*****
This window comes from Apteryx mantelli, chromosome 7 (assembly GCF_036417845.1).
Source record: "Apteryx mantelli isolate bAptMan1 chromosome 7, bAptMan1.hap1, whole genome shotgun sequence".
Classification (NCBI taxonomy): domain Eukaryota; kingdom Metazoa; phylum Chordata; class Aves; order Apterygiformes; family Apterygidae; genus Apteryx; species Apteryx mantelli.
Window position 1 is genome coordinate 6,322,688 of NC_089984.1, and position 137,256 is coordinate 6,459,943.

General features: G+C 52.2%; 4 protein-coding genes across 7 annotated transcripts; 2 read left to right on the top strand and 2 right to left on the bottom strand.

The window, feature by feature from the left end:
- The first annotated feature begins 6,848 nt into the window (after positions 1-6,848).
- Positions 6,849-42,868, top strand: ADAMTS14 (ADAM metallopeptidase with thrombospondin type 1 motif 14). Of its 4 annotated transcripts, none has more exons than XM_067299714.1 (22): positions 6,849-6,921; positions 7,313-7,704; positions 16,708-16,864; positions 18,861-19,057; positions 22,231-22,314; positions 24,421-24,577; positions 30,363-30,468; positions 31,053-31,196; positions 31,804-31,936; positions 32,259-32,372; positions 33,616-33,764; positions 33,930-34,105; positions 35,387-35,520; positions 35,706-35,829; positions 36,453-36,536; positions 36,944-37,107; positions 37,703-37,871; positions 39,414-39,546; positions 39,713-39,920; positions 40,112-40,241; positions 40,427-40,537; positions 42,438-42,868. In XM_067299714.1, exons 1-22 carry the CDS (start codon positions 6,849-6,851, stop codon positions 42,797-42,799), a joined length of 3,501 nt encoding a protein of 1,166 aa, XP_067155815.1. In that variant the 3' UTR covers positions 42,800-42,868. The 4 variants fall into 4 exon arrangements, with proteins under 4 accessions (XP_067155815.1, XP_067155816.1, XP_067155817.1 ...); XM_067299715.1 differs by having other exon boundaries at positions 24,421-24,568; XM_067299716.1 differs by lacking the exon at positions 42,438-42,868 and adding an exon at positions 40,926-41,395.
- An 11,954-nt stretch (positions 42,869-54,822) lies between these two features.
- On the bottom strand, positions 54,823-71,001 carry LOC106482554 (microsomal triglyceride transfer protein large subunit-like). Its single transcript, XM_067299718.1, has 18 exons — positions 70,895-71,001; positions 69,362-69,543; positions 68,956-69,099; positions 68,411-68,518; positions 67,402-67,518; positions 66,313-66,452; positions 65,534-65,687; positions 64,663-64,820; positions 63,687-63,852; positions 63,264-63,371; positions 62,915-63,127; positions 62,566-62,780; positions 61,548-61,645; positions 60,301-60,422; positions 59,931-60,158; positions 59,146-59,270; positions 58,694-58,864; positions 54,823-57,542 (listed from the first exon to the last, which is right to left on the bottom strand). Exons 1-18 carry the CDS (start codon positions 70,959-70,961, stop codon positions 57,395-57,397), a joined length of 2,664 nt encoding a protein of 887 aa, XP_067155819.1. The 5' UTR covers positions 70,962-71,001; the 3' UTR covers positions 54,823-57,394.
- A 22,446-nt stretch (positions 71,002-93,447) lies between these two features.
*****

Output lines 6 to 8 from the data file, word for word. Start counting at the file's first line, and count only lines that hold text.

The window, feature by feature from the left end:
- The first annotated feature begins 6,848 nt into the window (after positions 1-6,848).
- Positions 6,849-42,868, top strand: ADAMTS14 (ADAM metallopeptidase with thrombospondin type 1 motif 14). Of its 4 annotated transcripts, none has more exons than XM_067299714.1 (22): positions 6,849-6,921; positions 7,313-7,704; positions 16,708-16,864; positions 18,861-19,057; positions 22,231-22,314; positions 24,421-24,577; positions 30,363-30,468; positions 31,053-31,196; positions 31,804-31,936; positions 32,259-32,372; positions 33,616-33,764; positions 33,930-34,105; positions 35,387-35,520; positions 35,706-35,829; positions 36,453-36,536; positions 36,944-37,107; positions 37,703-37,871; positions 39,414-39,546; positions 39,713-39,920; positions 40,112-40,241; positions 40,427-40,537; positions 42,438-42,868. In XM_067299714.1, exons 1-22 carry the CDS (start codon positions 6,849-6,851, stop codon positions 42,797-42,799), a joined length of 3,501 nt encoding a protein of 1,166 aa, XP_067155815.1. In that variant the 3' UTR covers positions 42,800-42,868. The 4 variants fall into 4 exon arrangements, with proteins under 4 accessions (XP_067155815.1, XP_067155816.1, XP_067155817.1 ...); XM_067299715.1 differs by having other exon boundaries at positions 24,421-24,568; XM_067299716.1 differs by lacking the exon at positions 42,438-42,868 and adding an exon at positions 40,926-41,395.